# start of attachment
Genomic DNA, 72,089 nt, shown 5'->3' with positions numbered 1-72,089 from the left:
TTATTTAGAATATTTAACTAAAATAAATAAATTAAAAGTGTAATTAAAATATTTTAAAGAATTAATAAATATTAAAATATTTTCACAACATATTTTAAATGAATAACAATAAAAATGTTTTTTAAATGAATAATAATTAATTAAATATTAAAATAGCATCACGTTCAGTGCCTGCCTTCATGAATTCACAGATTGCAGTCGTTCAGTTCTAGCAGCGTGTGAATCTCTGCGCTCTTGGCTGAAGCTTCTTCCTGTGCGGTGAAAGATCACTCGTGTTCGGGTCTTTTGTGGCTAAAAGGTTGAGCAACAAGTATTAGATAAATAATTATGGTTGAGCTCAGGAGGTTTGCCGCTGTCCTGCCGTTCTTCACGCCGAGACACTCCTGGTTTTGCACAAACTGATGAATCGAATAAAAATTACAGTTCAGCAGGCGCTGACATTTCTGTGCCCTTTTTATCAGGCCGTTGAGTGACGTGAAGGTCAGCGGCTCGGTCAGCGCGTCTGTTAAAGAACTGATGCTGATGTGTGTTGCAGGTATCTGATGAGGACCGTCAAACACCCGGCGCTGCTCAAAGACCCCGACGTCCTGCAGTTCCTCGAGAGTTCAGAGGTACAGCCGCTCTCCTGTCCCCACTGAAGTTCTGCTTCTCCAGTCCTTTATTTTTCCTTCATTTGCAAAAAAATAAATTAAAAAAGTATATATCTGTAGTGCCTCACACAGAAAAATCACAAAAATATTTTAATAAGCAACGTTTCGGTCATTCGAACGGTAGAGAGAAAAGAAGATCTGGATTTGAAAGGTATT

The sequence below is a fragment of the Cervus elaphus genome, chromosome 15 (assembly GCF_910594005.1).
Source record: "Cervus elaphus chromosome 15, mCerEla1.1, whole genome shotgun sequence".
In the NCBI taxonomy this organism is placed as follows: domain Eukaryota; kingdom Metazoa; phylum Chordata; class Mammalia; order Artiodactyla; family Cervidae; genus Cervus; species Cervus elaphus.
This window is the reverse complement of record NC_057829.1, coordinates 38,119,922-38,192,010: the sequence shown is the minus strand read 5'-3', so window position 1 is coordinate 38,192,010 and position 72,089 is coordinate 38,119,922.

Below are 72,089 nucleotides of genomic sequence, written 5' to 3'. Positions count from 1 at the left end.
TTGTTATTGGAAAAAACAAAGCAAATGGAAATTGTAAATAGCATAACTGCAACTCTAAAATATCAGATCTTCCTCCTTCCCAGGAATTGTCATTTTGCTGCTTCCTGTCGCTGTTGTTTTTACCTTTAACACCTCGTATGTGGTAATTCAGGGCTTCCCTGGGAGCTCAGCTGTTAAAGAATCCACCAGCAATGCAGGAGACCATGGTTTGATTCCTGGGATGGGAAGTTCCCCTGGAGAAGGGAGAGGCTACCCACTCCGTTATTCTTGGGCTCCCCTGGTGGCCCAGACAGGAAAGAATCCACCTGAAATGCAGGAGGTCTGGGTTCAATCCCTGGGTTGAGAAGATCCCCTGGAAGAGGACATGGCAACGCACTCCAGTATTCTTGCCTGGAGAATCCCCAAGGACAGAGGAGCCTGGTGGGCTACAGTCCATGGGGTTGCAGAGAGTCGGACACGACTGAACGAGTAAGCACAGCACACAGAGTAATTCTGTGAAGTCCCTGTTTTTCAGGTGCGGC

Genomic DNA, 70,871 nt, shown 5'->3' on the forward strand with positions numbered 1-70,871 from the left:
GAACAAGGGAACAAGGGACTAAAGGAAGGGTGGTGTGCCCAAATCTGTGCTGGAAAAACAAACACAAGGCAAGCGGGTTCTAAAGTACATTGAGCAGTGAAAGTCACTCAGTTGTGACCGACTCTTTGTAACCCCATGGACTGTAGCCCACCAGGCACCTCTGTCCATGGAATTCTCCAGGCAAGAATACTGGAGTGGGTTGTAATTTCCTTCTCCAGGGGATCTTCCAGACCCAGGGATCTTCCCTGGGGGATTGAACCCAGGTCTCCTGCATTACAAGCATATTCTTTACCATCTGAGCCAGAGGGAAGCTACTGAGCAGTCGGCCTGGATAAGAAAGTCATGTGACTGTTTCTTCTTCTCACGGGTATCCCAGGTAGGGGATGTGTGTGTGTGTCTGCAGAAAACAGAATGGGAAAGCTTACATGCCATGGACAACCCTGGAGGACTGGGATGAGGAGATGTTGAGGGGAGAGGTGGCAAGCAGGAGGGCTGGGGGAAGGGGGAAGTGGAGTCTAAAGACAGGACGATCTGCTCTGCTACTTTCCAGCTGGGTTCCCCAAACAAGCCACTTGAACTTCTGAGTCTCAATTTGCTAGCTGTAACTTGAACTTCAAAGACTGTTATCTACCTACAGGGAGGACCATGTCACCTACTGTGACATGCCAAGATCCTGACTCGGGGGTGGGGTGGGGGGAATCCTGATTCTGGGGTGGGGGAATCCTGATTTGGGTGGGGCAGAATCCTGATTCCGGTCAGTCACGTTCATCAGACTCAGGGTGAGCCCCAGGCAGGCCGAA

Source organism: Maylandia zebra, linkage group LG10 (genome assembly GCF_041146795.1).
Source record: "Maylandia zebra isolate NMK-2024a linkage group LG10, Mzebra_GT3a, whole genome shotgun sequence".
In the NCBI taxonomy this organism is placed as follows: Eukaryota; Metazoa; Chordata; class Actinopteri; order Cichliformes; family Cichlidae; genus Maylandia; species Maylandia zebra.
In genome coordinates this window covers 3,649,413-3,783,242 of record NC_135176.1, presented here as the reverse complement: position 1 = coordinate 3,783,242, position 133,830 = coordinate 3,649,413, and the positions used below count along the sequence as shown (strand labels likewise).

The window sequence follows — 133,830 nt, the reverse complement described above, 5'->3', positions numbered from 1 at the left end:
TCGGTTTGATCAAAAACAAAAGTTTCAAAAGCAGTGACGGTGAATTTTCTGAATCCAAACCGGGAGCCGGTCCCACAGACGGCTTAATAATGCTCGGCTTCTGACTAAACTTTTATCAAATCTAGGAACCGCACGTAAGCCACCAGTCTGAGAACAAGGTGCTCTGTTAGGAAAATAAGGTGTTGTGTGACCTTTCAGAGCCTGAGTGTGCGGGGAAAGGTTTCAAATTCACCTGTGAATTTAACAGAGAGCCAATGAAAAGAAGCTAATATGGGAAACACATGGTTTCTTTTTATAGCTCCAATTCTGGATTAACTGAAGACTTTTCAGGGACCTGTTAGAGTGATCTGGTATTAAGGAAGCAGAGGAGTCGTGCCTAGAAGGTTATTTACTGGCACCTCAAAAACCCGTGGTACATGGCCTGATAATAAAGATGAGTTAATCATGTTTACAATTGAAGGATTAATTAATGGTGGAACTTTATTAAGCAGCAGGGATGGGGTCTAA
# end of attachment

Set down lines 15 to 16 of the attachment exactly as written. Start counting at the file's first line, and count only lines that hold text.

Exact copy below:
The window sequence follows — 133,830 nt, the reverse complement described above, 5'->3', positions numbered from 1 at the left end:
TCGGTTTGATCAAAAACAAAAGTTTCAAAAGCAGTGACGGTGAATTTTCTGAATCCAAACCGGGAGCCGGTCCCACAGACGGCTTAATAATGCTCGGCTTCTGACTAAACTTTTATCAAATCTAGGAACCGCACGTAAGCCACCAGTCTGAGAACAAGGTGCTCTGTTAGGAAAATAAGGTGTTGTGTGACCTTTCAGAGCCTGAGTGTGCGGGGAAAGGTTTCAAATTCACCTGTGAATTTAACAGAGAGCCAATGAAAAGAAGCTAATATGGGAAACACATGGTTTCTTTTTATAGCTCCAATTCTGGATTAACTGAAGACTTTTCAGGGACCTGTTAGAGTGATCTGGTATTAAGGAAGCAGAGGAGTCGTGCCTAGAAGGTTATTTACTGGCACCTCAAAAACCCGTGGTACATGGCCTGATAATAAAGATGAGTTAATCATGTTTACAATTGAAGGATTAATTAATGGTGGAACTTTATTAAGCAGCAGGGATGGGGTCTAA